Simone Zimmerman’s appointment is great news for mainstream American Jews who are desperate for a real conversation on Israel/Palestine.
Over the past few days, it has been difficult to watch the American Jewish establishment’s attacks on my friend, Simone Zimmerman. Just three days ago Simone was appointed the Jewish outreach coordinator for Bernie Sanders’ presidential campaign. Within hours of the announcement came a torrent of vicious attacks, both against her as well as the Sanders campaign for having the gall to appoint a critic of Israeli settlements and policies in the occupied territories. (Update: Just hours after publishing this post, the Sanders campaign suspended Simone from her position).
I have known Simone for years, and for years I have watched her unwavering dedication to the American Jewish community, whether through work at her synagogue in Los Angeles, trips to Israel, or leading trainings for young Jews. Her commitment to a people she loves always remained steadfast — even as her views on Israel began to shift away from that establishment, within which she was raised and first came up as a leader.
On the face of it, the criticism leveled against Simone by major media outlets and figures — including former head of the Anti-Defamation League, Abe Foxman, who called on Sanders to fire her — is the result of the severity of her criticism and her choice of words. But let’s be honest: it is neither Simone’s style nor choice of words that is rattling the establishment, rather it is the fact that it is not willing to make room for a leader who has no qualms openly stating that Jewish life is no more precious than Palestinian life.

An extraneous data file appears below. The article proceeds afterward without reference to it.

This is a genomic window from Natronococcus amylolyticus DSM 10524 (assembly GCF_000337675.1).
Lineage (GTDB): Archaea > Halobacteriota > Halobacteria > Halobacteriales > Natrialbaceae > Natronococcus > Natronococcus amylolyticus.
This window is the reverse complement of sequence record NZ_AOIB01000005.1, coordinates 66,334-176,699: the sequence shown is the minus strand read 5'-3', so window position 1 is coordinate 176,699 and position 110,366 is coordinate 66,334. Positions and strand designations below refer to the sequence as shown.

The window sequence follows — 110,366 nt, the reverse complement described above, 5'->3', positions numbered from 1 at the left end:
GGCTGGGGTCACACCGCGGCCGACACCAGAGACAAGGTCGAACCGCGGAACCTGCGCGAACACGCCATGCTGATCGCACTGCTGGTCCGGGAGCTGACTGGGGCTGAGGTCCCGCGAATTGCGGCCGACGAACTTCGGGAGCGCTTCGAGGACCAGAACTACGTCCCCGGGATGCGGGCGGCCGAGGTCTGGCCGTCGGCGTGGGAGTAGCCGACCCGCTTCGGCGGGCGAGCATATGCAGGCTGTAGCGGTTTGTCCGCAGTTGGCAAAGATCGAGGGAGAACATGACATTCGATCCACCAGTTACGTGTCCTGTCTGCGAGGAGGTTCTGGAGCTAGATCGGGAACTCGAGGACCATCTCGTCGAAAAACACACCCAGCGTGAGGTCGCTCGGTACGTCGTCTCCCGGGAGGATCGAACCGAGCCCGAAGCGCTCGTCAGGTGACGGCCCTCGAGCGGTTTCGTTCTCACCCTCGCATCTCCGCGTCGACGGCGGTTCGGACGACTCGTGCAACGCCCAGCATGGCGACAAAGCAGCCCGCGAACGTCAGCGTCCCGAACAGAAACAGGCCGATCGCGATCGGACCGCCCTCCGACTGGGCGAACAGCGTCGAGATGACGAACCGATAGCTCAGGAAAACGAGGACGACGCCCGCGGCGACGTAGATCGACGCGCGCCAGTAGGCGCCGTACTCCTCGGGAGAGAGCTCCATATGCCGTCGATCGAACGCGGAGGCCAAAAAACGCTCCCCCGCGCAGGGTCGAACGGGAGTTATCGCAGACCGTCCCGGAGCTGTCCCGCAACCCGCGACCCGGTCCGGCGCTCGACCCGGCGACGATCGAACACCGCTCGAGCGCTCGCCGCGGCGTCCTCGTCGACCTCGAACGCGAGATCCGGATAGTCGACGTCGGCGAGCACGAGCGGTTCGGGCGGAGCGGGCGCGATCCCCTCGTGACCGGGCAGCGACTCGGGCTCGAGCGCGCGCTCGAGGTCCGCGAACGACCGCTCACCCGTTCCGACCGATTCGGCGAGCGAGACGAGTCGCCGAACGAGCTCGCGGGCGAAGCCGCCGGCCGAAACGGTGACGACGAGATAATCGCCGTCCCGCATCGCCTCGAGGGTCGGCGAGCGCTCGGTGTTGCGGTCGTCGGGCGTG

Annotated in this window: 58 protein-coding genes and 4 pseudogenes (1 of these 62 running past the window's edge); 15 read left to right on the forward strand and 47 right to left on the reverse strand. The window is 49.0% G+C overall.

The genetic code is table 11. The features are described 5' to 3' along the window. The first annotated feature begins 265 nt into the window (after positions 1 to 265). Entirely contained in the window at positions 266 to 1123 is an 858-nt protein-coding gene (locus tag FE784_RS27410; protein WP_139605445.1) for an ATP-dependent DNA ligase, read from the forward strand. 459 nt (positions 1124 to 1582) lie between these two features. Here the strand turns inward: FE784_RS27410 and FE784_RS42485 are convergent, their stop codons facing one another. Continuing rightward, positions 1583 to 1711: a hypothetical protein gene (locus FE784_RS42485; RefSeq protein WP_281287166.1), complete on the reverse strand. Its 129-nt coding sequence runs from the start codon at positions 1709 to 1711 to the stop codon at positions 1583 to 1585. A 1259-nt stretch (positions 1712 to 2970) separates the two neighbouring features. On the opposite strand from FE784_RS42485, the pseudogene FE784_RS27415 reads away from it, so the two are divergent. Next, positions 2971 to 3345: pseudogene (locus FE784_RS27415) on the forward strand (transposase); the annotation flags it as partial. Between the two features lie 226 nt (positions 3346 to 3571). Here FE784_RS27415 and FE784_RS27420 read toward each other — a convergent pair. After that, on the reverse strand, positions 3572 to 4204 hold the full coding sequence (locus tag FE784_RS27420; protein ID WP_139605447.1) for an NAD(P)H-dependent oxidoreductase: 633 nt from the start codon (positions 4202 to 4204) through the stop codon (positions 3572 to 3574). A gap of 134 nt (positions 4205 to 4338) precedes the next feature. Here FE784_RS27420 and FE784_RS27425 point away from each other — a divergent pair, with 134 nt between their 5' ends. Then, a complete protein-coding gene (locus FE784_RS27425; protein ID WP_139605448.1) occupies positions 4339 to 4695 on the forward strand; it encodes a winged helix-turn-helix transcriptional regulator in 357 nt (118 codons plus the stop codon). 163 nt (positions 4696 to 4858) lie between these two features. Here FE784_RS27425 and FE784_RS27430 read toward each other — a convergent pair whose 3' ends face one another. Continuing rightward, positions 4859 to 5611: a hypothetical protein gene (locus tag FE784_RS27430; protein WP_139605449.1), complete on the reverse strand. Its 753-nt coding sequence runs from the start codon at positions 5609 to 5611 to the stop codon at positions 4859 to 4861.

Here is the lie the American Jewish establishment keeps telling itself: Simone and her ilk (in organizations such as J Street, IfNotNow, and others) are the voice of a minority that must be shut up and shut out of the American Jewish conversation. But sooner or later the old guard will have to contend with the fact that Simone isn’t a radical, and if she is she is not alone. She is the face of the new American Jewish mainstream — one that is no longer afraid of its own gatekeepers.
The old guard cannot handle an American Jewish mainstream that is desperate for a real, open, and sensible conversation about Israel/Palestine. But that’s just the thing — sooner or later Foxman will have to realize that his grandchildren’s generation is no longer interested in whitewashed conversations about the Middle East. It is a generation that holds tight to its Judaism, its rituals, its love for community, and its unwavering desire for justice. It is a generation coming up for air. Thank goodness Simone is making it a little easier for all of us to breathe.